Author(s): Gina Perry
In 1954, a group of boys attended a remote summer camp where they were split into two groups, and encouraged to bully, harass, and demonise each other. The results would make history as one of social psychology's classic - and most controversial - studies- the Robbers Cave experiment.
Conducted at the height of the Cold War, the experiment officially had a happy ending- the boys reconciled, and psychologist Muzafer Sherif demonstrated that while hatred and violence are powerful forces, so too are cooperation and harmony. Today it is proffered as proof that under the right conditions warring groups can make peace. Yet the true story of the experiments is far more complex, and more chilling.
In The Lost Boys, Gina Perry explores the experiment and its consequences, tracing the story of Sherif, a troubled outsider who struggled to craft an experiment that would vanquish his personal demons. Drawing on archival material and new interviews, Perry pieces together a story of drama, mutiny, and intrigue that has never been told before.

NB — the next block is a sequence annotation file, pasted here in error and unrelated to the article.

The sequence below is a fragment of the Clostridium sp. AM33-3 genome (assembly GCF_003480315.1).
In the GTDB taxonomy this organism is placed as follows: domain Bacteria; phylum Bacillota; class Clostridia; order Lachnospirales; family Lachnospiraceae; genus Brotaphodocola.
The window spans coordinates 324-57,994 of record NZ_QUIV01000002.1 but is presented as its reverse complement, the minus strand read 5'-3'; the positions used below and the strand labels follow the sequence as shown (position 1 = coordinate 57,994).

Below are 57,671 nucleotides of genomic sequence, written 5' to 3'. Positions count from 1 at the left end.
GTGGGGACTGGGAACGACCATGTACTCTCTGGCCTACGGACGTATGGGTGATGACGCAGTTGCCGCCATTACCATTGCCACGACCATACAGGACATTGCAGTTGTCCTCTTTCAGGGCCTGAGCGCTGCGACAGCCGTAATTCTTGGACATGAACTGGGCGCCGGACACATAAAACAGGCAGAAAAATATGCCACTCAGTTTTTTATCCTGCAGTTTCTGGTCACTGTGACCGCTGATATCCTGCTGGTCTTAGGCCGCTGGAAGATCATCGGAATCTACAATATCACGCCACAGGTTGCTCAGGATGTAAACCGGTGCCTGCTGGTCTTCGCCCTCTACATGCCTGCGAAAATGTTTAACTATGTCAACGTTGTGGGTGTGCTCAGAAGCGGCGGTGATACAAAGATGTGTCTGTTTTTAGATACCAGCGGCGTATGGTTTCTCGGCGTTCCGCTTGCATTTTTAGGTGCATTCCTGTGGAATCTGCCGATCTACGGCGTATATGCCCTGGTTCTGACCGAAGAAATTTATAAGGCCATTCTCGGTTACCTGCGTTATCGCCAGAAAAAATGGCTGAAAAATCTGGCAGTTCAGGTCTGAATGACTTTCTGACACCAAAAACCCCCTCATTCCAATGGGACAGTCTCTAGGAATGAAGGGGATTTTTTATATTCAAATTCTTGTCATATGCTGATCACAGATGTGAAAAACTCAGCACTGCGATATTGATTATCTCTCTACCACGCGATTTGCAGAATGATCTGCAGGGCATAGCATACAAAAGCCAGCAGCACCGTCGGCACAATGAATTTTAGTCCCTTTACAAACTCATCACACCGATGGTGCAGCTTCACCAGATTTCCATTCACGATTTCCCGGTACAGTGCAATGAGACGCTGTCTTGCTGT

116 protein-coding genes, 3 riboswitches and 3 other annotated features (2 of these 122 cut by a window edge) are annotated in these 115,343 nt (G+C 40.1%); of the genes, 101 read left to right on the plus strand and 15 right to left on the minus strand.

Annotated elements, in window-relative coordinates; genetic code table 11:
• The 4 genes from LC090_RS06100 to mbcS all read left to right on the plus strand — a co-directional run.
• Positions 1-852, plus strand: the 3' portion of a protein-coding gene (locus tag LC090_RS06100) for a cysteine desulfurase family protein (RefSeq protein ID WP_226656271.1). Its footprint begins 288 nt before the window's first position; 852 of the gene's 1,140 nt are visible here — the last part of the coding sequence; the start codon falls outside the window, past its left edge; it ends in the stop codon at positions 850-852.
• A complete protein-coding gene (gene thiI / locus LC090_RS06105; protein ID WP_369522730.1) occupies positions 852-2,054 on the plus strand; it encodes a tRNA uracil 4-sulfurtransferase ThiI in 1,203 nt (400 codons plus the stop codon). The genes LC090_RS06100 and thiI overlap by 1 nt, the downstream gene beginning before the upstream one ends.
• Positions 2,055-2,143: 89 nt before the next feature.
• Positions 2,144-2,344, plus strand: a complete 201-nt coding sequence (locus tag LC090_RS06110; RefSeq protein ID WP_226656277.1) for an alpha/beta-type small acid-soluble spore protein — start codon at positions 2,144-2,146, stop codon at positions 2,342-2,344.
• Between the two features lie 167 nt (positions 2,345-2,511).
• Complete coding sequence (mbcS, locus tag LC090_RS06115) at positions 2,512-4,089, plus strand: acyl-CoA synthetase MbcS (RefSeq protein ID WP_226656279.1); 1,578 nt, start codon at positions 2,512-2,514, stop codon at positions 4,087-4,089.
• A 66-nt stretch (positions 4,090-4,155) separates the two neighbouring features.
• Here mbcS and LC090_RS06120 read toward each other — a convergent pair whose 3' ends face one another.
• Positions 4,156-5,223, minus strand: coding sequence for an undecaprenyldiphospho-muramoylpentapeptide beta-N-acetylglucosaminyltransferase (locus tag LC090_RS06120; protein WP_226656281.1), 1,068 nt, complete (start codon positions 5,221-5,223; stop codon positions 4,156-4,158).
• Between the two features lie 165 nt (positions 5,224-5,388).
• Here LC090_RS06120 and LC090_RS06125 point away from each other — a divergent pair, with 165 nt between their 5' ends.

Gina Perry is an Australian psychologist and writer. Her feature articles, columns, and essays have been published in The Age and The Australian, and her short fiction has been published in a number of literary magazines, including Meanjin, Westerly, and Island. Her first book, Behind the Shock Machine, was about Stanley Milgram's obedience experiences, and her co-production of the ABC Radio National documentary on the experiments won the Silver World Medal for a history documentary in the 2009 New York Festivals radio award. In 2013 she was a finalist in the UNSW Bragg Prize for Science Writing.